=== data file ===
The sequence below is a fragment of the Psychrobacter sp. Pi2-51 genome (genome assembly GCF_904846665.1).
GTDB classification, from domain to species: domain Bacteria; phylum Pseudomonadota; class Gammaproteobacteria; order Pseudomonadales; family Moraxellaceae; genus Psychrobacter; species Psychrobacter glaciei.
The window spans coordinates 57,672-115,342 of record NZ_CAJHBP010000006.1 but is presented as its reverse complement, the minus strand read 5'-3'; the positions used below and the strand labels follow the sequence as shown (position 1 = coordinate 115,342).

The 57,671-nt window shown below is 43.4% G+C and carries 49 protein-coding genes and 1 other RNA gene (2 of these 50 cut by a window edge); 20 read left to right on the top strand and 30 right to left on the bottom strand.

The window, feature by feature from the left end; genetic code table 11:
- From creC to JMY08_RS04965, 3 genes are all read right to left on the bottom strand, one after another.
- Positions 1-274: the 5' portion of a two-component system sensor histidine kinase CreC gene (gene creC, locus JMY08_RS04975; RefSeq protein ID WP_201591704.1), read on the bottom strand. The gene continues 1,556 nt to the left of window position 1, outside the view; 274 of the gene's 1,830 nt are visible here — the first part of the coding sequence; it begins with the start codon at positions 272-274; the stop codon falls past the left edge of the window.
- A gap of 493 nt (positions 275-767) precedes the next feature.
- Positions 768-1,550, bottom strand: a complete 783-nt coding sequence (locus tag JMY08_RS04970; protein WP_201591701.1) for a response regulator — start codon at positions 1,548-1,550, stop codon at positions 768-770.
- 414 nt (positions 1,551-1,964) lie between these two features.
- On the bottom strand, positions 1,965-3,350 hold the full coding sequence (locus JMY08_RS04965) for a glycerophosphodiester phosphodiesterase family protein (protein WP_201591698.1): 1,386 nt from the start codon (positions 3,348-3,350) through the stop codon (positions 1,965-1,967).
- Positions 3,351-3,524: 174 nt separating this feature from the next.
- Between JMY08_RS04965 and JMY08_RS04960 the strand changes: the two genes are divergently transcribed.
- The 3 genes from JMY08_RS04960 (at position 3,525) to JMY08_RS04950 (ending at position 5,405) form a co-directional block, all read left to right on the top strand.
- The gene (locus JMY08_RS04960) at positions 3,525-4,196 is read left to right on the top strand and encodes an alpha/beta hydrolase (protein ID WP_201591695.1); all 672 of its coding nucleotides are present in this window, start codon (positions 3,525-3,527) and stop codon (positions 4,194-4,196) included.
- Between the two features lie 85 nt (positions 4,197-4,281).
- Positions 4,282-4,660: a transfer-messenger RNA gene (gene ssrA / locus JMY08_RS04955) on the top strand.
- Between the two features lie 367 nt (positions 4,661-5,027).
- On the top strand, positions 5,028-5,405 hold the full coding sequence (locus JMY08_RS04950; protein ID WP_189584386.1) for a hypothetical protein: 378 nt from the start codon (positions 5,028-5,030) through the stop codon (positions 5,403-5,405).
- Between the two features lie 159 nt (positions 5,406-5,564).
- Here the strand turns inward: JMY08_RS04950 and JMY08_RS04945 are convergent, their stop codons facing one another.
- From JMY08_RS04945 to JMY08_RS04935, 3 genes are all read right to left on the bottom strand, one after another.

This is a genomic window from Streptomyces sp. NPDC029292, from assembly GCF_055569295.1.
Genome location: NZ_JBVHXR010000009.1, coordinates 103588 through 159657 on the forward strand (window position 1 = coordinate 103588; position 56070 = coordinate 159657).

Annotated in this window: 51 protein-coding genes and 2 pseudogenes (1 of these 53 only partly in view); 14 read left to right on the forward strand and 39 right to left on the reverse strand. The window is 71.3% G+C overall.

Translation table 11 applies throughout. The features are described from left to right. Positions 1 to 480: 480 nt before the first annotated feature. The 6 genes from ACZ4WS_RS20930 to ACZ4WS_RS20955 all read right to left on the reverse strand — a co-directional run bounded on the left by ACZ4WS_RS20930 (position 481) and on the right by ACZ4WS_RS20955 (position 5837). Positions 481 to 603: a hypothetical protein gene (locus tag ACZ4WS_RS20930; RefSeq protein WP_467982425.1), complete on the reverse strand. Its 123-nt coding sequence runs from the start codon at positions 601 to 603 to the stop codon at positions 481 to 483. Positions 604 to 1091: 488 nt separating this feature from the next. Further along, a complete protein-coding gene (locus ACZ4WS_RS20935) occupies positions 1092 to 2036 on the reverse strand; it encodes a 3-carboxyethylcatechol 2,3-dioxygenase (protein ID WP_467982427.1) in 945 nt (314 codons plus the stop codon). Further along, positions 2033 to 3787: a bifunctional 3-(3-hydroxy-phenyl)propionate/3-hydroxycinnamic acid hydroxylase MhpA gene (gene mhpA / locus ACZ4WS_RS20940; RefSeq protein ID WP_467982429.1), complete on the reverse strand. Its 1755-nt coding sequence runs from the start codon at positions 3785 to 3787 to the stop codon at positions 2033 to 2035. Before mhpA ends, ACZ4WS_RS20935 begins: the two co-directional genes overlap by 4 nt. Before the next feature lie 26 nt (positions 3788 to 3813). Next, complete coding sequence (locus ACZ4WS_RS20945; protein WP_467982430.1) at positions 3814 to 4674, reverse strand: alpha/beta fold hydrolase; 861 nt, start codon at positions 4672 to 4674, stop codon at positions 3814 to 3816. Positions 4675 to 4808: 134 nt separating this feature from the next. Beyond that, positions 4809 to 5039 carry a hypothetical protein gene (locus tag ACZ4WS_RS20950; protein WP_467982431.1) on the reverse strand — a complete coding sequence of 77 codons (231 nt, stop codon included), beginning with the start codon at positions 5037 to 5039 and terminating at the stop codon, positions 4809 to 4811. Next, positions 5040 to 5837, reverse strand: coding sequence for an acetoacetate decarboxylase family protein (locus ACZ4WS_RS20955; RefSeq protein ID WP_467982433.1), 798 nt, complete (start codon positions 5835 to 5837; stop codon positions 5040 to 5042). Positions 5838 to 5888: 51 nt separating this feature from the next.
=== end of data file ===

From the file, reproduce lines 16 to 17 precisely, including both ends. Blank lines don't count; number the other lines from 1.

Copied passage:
- Between the two features lie 85 nt (positions 4,197-4,281).
- Positions 4,282-4,660: a transfer-messenger RNA gene (gene ssrA / locus JMY08_RS04955) on the top strand.